- Zeus's relationship with Persephone in some obscure myths is in interesting case, not least because she was the only one of Zeus's immortal daughters to have been on the receiving end of such actions. This is probably because most of Zeus's other immortal daughters were either Hera's daughters as well, and thus harder to get at without Hera knowing, or proficient enough fighters that they could have held him off, like Athena and Artemis. Persephone was impregnated at least two times by her father, at least once when she was still a young Kore on Olympus (because Zagreus was killed in the war against the Titans) and at least once after she had married Hades, using the Bed Trick on her (and conceiving Melinoe, minor goddess of madness and night terrors, in the process).
- Note, however, that Zeus's rapes of Persephone were played for drama and horror, the children resulting from them being disturbing and tragic, if not outright monstrous, rather than heroic, subtly deriding Zeus's incest. However, when Zeus did the same thing to other mortal women — some of whom were even his daughters and granddaughters — the trysts produce beautiful heroes. So the Double Standard was still in effect, but Persephone, as a goddess, was on a higher level than mortal women and was thus supposed to be above such treatment (and, indeed, Zeus often defended most of his immortal lovers and wives from rape by any other male but himself).
- Given that Zeus was also sometimes portrayed as having an incarnation in the underworld that was closely identified with Hades, we can read here that Zeus and Hades were essentially two representations of the same god. Furthermore the title Zeus Kronion was a title that not only applied to Zeus, but to Hades as well. The Orphics seemed to regard and portray Hades and Plouton as two different gods. The book details the funerary poem of Theophile, noting that there was a clear distinction between the use of the names Hades and Plouton. Theophile is buried as a bride of Plouton. The poem makes sure to mention that it is Hades, not Plouton who abducted the maiden (Funerary procedures of unwed maidens often portrayed them as the brides of Hades and the girls themselves were represented as being Persephone), but she later goes to the bed of Plouton. The Orphics worshipped Pluto as the saviour and judge of the dead as Zeus Chthónios, with the Orphics assuming that Zeus had an embodiment in the Underworld. This is exemplified by the Orphic tablet of Thurii, where it details Persephones abduction by Zeus, who then fathers Dionysus. The idea of defining Zeus as Hades has been present in Ancient Greek literature from Homer to Nonnos. Hence the Orphics stating Zeus Kronion tricking Persephone by disguising as Plouton, was just a reference to Hades having a role that links him to both Zeus and Plouton in the Orphics. Hence it's entirely possible that Melinoe's true parentage regards her as the daughter of Hades, rather than being a daughter of Zeus.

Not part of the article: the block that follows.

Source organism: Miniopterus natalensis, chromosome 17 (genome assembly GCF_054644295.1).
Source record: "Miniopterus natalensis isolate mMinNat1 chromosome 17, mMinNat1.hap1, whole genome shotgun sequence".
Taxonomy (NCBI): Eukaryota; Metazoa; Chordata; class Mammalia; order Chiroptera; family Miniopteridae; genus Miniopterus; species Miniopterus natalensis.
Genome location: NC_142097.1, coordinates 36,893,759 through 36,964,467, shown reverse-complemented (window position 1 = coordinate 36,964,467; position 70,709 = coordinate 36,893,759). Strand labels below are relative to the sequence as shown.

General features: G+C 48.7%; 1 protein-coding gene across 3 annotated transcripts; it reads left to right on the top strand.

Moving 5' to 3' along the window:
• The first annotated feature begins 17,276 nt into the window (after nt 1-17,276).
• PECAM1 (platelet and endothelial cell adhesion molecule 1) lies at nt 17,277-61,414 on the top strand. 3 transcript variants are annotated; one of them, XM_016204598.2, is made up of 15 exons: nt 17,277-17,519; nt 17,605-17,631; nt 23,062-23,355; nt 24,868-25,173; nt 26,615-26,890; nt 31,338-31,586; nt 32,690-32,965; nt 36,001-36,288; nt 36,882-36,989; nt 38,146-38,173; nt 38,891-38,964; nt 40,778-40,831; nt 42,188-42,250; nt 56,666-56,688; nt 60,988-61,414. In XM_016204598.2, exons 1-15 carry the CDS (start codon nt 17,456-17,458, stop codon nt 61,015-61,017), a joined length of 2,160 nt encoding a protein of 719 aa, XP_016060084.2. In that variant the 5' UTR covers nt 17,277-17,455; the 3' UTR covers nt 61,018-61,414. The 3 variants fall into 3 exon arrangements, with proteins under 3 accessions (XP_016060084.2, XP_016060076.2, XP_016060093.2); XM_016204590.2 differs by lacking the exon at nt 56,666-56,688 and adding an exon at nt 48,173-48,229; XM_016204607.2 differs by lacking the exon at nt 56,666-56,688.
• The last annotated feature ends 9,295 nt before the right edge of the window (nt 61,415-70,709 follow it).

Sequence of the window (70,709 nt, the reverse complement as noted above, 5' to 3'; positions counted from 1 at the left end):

- The Followers of Orpheus were trying to overshadow the older and vastly superior Eleusian Mysteries, so they rewrote the stories, the changing of the myths is noticeable due to the large amount of Parental Incest that occurs in them. Several cases in point have Nyx be raped by her father Phanes, Rhea be raped and impregnated by Zeus, resulting in Persephone's birth (Apparently Demeter and Rhea were the same deity to the Orphics) and Persephone bearing Zagreus. But the Sibylline Oracles have two hymns reffering to Melinoe being the daughter of Hades and Persephone.
- In Berserk, Griffith undergoes a horrific transformation to become the godlike entity Femto, and his very first action was to rape his former comrade Casca. Now, a few brave fans - some of which are very diehard Griffith fans - have tried to explain or even justify Griffith's actions, one of which falls into the Omniscient Morality License rationale, since Griffith subsequently used the body of Casca's demonically corrupted child as a vessel to reincarnate himself into the physical world in two years time. Of course, there are a LOT of holes in this theory, ranging from the very rules of causality in the Berserk mythos, to the very sadistic and humiliating degree of the rape itself, so it's safest to say that Griffith did what he did For the Evulz.
- Despite being Gender Flipped, the story of a drunken Quetzalcoatl (better known in series as Lucoa) forcing herself on her sister (see below for full details) is kept completely intact in Miss Kobayashi's Dragon Maid.